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A medic protestor assists a member of the media after police started firing tear gas and rubber bullets near the 5th police precinct during a demonstration to call for justice for George Floyd, a black man who died while in custody of the Minneapolis police, on May 30, 2020 in Minneapolis, Minnesota. © 2020 Chandan Khanna/AFP/Getty Images

The following statement to governors and mayors across the United States was signed by 17 press freedom, journalism, and human rights organizations, including: Reporters Without Borders, PEN America, the Human Rights Watch, Freedom House, ARTICLE 19, Society of Professional Journalists, International Women’s Media Foundation, the National Press Club, NPC Journalism Institute, the National Association of Black Journalists, the James W. Foley Legacy Foundation, the Native American Journalists Association, Radio Television Digital News Association, the National Coalition Against Censorship, the National Press Photographers Association, Free Press, and Military Reporters and Editors.

Today, Reporters Without Borders (RSF) and 16 other organizations call on governors and mayors in states across the United States that have seen a pattern of abuse against journalists, including Governors Tim Walz of Minnesota, Gavin Newsom of California and Andrew Cuomo of New York, and Mayors Jacob Frey of Minneapolis, Muriel Bowser of Washington DC, Eric Garcetti of Los Angeles and Bill de Blasio of New York City, to immediately halt abusive police actions against journalists during protests in the past week, and to take swift measures toward accountability for violations of the First Amendment during violent crackdowns on peaceful protests.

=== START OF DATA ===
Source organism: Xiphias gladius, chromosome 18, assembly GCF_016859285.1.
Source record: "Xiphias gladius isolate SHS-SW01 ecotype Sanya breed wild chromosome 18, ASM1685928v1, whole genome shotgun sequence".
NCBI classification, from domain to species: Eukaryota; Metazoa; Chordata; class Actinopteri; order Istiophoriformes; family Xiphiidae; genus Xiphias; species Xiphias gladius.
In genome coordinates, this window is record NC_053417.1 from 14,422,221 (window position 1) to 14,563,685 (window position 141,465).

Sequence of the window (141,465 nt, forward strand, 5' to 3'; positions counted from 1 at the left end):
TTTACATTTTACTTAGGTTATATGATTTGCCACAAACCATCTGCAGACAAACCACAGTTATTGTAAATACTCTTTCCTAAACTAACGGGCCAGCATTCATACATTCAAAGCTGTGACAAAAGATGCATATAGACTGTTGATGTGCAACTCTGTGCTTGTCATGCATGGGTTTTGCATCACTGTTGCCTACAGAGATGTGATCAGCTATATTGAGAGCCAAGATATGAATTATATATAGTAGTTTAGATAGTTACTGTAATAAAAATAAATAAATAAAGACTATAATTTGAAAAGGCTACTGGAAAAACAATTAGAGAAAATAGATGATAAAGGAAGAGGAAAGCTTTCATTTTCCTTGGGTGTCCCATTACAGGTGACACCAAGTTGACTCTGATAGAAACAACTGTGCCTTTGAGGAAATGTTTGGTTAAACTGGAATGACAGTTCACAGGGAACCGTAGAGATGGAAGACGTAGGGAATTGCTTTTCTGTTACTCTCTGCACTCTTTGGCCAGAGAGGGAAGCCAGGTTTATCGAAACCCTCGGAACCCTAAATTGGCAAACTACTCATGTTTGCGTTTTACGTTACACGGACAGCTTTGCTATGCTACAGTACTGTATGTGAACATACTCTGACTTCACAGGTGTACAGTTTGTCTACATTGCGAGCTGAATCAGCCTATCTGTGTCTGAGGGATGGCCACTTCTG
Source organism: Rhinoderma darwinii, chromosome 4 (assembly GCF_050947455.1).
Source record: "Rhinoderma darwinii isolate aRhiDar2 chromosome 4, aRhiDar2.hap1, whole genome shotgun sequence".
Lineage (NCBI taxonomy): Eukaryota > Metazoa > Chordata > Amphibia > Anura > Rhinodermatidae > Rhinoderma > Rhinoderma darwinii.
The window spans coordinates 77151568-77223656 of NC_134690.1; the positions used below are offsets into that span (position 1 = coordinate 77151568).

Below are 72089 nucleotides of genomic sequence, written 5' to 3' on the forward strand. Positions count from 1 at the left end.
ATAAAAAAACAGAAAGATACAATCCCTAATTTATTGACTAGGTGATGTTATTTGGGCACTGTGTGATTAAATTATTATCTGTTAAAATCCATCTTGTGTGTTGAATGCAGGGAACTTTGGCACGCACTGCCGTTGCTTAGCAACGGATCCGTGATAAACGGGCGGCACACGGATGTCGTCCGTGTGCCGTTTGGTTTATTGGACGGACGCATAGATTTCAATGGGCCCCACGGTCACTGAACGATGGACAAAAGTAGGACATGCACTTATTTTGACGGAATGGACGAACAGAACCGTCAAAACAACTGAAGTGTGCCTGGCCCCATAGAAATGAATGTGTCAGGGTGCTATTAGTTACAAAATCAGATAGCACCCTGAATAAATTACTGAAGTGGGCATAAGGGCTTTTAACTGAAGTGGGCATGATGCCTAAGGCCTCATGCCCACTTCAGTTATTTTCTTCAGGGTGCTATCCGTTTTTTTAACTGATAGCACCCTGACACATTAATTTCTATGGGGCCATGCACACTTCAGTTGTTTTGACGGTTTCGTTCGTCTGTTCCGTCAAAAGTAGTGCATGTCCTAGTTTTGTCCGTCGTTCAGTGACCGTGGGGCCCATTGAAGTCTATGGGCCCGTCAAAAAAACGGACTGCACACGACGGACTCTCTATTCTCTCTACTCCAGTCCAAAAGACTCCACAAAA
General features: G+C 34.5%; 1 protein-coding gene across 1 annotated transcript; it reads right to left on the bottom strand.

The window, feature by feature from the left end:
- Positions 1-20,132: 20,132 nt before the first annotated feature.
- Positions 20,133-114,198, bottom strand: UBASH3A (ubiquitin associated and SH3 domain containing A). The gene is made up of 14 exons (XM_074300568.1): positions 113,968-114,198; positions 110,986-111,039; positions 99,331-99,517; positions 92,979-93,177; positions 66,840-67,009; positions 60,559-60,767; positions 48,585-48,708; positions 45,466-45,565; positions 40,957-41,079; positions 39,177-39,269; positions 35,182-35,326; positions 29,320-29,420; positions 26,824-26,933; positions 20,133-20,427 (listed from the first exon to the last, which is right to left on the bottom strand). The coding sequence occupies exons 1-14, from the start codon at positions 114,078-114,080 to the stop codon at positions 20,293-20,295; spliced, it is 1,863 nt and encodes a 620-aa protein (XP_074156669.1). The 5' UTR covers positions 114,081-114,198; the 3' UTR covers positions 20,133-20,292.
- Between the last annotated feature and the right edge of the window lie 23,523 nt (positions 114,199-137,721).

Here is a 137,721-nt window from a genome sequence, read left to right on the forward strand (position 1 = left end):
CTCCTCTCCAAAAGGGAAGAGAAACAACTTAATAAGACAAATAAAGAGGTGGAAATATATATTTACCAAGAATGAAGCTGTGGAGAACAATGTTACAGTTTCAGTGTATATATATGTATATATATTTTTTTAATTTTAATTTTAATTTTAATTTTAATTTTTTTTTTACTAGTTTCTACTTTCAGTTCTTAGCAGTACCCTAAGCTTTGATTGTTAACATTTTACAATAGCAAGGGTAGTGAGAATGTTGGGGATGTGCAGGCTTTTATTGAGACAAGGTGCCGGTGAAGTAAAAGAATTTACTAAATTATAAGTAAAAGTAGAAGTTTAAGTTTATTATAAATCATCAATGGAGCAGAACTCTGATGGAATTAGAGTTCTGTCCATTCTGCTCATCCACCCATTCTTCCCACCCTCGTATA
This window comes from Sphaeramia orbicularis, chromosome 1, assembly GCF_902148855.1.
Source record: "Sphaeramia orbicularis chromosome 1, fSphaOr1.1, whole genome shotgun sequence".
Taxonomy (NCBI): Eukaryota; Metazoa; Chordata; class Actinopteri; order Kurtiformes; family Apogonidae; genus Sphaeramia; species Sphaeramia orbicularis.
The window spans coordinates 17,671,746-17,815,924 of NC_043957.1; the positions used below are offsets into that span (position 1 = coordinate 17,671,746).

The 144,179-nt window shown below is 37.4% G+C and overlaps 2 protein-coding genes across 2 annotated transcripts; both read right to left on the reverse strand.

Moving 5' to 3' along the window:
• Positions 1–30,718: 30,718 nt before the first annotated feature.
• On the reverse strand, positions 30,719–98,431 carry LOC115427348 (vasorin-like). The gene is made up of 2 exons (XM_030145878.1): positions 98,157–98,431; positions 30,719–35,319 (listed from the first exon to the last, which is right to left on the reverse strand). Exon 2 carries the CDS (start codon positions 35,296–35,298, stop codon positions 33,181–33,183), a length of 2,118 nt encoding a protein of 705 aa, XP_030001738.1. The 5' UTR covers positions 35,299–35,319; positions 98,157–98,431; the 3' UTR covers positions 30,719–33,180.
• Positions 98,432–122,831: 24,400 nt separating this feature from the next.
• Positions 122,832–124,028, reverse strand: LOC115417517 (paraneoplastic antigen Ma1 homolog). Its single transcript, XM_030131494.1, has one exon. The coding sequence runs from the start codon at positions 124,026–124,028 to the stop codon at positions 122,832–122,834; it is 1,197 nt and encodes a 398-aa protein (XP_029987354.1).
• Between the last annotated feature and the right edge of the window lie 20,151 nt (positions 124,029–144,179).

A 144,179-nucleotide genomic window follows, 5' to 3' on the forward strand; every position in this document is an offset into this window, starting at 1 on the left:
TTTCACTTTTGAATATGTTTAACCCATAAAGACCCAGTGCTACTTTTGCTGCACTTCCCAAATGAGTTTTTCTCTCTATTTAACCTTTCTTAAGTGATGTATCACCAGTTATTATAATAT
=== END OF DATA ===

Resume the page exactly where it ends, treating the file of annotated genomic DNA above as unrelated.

Police have arrested and assaulted journalists all over the country as they cover the protests against the police killing of George Floyd, a black man, on May 25. There have been at least 300 incidents since May 26, the majority committed by police, including more than 49 arrests, 192 assaults (160 by the police), and 42 incidents of newsroom and equipment damage, according to the US Press Freedom Tracker. These incidents have happened in 33 states throughout the country, with the majority in Minneapolis, Washington, D.C., Los Angeles, New York City, Louisville, Detroit, Denver and Philadelphia.

These abuses have affected independent journalists and those affiliated with a cross-section of news organizations. The majority were deliberate, unprovoked physical attacks on clearly identified journalists, including foreign journalists. CNN correspondent Omar Jimenez and his news crew were handcuffed and arrested in Minneapolis early in the morning on May 29. A freelance journalist who was shot by police with a rubber bullet in the eye in Minneapolis that same day is not likely to regain her vision. Another in Indiana also lost his eye. Police aggressively grabbed and detained a Huffington Post reporter in New York on May 30, despite his being clearly credentialed as a journalist. Others have been sprayed with tear gas, hit by rubber bullets and shoved to the ground.